There Goes the Neighborhood

If we all expect the development paradigm is actually going to shift, there are many cases in which we must actually be out there pushing it. I’m coming up to a situation in my own back yard. This means, I may actually have the opportunity to “put my money where my mouth is” and come out in support of something which I find positive for my community.

It revolves around a senior housing development planned for a site within a mile of my home. This community came to my attention through a tiny neighborhood newspaper I receive in the mail. An article had been written by a representative from our local “advisory council,” which I find to be an elaborated title for a homeowners’ association. Mind you, I don’t belong to an association; in fact, I don’t even live in an incorporated city, but in a random slice of county area.

Frankly, I found the article to be unfair, particularly in the way it played with semantics—calling a senior living community a “commercial” use, with all the baggage the term implied. Anyway—I contacted the source of the article and suggested I thought the development proposal had been misrepresented. I was assured that the article was untimely, and that the real community hearings would occur in the future. Fine.

Now, in the past week, I have received many notices from the “advisory council” indicating there might be more activity in the planning of this particular site. They seem to be in quite a lather. One of the notices included a link to the developers of this proposed site.

First off, the land was donated to the archdiocese of my neighborhood by a local well-known landowner. It was originally intended to be a church and a school, but is now designed to be a combination active and assisted-living seniors community. To approve the residential use, a zone change is required.

The natives have taken this to be a near catastrophe. If this development is approved, how many more “high density” projects will follow on the coat tails of this precedent? The rhetoric coming from the advisory council circumnavigates the fact that the property fronts on one of the busiest streets in our suburb, and only backs up to single-family dwellings, of which about a quarter are two-story. That is, it is a perfect site for a moderately dense multifamily senior project as a transition from the busy commercial corridor to the single-family neighborhoods beyond.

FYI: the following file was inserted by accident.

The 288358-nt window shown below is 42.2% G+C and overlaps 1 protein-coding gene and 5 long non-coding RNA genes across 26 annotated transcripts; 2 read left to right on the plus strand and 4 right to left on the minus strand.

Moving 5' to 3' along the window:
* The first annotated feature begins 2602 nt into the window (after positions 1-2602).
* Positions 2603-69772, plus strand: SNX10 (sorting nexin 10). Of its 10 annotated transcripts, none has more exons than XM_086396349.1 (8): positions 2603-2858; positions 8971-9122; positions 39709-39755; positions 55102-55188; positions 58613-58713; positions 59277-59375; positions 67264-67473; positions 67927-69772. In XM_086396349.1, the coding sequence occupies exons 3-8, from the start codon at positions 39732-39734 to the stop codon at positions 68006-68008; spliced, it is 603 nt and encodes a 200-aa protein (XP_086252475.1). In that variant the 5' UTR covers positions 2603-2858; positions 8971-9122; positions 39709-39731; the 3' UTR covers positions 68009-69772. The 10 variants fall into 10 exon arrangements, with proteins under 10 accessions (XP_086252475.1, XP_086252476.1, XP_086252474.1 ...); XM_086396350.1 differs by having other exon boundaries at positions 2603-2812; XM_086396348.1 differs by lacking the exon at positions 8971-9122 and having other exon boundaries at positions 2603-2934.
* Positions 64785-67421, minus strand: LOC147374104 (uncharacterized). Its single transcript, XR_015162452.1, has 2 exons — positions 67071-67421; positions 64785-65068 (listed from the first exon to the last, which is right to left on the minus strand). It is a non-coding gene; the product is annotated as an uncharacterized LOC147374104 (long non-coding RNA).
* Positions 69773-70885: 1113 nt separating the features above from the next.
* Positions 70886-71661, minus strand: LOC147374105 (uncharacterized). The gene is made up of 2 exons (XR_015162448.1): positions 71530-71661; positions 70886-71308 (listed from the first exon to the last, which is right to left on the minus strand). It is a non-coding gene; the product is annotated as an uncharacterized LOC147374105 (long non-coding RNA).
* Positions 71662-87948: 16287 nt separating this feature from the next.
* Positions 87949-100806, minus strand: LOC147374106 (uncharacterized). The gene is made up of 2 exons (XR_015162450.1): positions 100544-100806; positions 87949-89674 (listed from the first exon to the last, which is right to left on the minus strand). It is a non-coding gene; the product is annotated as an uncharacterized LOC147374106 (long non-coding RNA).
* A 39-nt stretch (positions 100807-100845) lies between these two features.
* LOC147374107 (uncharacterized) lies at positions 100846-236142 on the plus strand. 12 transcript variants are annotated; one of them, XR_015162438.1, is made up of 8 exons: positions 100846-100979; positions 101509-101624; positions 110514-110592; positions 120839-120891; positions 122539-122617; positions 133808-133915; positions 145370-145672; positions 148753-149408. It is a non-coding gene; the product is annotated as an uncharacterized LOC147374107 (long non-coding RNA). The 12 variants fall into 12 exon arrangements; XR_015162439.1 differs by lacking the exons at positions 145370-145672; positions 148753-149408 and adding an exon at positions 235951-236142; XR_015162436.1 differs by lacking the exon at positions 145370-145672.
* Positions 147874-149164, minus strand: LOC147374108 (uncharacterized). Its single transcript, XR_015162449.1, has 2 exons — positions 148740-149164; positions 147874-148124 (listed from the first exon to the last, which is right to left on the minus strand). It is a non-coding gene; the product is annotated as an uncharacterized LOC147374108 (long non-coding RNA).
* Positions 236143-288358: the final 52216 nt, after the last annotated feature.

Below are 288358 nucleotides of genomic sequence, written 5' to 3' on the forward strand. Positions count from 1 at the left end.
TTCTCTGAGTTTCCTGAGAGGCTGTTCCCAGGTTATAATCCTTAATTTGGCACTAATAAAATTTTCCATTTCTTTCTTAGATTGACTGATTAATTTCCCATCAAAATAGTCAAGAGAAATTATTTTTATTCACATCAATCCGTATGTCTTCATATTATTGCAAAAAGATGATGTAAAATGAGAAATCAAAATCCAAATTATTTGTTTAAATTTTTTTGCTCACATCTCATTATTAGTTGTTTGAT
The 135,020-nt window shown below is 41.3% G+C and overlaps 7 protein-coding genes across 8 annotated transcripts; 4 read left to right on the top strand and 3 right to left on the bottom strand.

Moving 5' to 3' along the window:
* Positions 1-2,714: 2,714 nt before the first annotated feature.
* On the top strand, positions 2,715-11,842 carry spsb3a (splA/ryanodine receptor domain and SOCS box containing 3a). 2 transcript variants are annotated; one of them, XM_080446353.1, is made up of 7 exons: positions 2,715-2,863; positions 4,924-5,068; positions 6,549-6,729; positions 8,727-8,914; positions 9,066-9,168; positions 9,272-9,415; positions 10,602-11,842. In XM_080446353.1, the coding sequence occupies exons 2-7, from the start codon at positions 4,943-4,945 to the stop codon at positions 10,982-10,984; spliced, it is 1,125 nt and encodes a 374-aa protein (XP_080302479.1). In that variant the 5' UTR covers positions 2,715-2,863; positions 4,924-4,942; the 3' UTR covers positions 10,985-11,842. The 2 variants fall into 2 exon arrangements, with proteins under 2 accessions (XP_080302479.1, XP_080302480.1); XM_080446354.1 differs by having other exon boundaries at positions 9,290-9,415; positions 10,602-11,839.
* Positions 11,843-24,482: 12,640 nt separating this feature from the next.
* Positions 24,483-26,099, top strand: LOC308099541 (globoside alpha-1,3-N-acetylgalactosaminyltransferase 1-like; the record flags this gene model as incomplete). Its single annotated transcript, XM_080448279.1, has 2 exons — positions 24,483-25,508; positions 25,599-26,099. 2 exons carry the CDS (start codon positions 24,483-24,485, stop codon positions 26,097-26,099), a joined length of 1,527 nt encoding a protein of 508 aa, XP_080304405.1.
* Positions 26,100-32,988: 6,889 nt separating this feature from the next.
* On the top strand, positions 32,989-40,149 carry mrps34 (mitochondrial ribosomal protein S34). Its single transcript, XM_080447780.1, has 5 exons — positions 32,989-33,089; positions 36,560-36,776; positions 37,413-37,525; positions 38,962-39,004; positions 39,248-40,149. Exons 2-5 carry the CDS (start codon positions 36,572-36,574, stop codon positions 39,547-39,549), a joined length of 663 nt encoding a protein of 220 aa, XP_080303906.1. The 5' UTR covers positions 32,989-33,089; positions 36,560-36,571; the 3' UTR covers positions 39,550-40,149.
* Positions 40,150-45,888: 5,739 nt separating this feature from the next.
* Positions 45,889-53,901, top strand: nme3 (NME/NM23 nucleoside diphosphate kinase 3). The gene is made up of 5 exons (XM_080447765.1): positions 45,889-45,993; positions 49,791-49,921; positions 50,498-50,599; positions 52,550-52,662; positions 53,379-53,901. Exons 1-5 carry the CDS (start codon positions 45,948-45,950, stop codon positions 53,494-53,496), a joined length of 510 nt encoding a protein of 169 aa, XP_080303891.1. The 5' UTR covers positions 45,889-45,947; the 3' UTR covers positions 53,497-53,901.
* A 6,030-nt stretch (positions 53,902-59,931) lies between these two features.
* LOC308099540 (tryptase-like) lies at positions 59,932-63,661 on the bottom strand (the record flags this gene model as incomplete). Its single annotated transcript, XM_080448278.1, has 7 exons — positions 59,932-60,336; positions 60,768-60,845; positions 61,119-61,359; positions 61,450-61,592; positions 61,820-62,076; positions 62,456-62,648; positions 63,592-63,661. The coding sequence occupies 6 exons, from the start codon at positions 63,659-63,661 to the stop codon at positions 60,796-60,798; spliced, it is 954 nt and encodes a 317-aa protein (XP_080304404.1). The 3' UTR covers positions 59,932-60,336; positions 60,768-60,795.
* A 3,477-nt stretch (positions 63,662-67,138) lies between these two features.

And, lest I be hasty in my knee-jerk capitulation, I have reviewed the site plan. In my opinion, the developers have gone to extraordinary lengths to design a sensitive and transitional community. In fact, probably due to the fact that the land basis is zero, the developer is able to use such strategies as single-story bungalows to ease the transition from the neighboring single-family neighborhoods, and to limit the height of the main building to 35’, largely by putting one level of parking underground. This would never work if they had to pay market prices for the land! This is a jewel of a community!

So what shall I do? Does my involvement in the multifamily business make my opinion invalid? On the contrary, I find it my duty to attempt to persuade my fine neighbors that this proposed project is both appropriate for its site, and sensitively designed (though I might throw in my two cents regarding sustainability issues). This means I will need to attend the community meetings, perhaps even contact the developer, and let them know I like the proposed design, and would be willing to speak in its support at community hearings. Yes, this will require some time commitment from me, and will be far from convenient. But what’s conviction if we’re not willing to back it with our time and treasure?

I’ll see you at the hearings.

(Daniel Gehman is principal at Thomas Cox Architects)